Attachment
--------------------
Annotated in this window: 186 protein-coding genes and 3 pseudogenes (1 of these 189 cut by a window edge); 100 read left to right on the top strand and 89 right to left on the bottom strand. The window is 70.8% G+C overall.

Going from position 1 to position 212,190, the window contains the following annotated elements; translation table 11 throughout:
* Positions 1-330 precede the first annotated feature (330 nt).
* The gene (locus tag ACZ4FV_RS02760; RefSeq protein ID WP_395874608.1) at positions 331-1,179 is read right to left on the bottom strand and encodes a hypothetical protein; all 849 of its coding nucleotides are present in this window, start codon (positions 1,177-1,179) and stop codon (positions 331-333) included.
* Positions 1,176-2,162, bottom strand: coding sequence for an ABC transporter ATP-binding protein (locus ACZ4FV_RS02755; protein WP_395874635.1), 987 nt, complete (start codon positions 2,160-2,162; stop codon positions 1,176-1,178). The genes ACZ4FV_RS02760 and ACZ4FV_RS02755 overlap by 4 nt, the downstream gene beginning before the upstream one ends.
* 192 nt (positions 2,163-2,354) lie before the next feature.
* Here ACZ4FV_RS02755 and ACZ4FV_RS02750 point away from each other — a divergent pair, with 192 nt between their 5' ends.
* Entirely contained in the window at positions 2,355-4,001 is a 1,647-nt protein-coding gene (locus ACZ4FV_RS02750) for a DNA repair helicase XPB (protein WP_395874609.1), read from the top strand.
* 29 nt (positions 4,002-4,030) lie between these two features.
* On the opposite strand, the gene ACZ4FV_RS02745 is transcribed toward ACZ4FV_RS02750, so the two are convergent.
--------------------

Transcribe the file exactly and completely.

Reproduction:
Annotated in this window: 186 protein-coding genes and 3 pseudogenes (1 of these 189 cut by a window edge); 100 read left to right on the top strand and 89 right to left on the bottom strand. The window is 70.8% G+C overall.

Going from position 1 to position 212,190, the window contains the following annotated elements; translation table 11 throughout:
* Positions 1-330 precede the first annotated feature (330 nt).
* The gene (locus tag ACZ4FV_RS02760; RefSeq protein ID WP_395874608.1) at positions 331-1,179 is read right to left on the bottom strand and encodes a hypothetical protein; all 849 of its coding nucleotides are present in this window, start codon (positions 1,177-1,179) and stop codon (positions 331-333) included.
* Positions 1,176-2,162, bottom strand: coding sequence for an ABC transporter ATP-binding protein (locus ACZ4FV_RS02755; protein WP_395874635.1), 987 nt, complete (start codon positions 2,160-2,162; stop codon positions 1,176-1,178). The genes ACZ4FV_RS02760 and ACZ4FV_RS02755 overlap by 4 nt, the downstream gene beginning before the upstream one ends.
* 192 nt (positions 2,163-2,354) lie before the next feature.
* Here ACZ4FV_RS02755 and ACZ4FV_RS02750 point away from each other — a divergent pair, with 192 nt between their 5' ends.
* Entirely contained in the window at positions 2,355-4,001 is a 1,647-nt protein-coding gene (locus ACZ4FV_RS02750) for a DNA repair helicase XPB (protein WP_395874609.1), read from the top strand.
* 29 nt (positions 4,002-4,030) lie between these two features.
* On the opposite strand, the gene ACZ4FV_RS02745 is transcribed toward ACZ4FV_RS02750, so the two are convergent.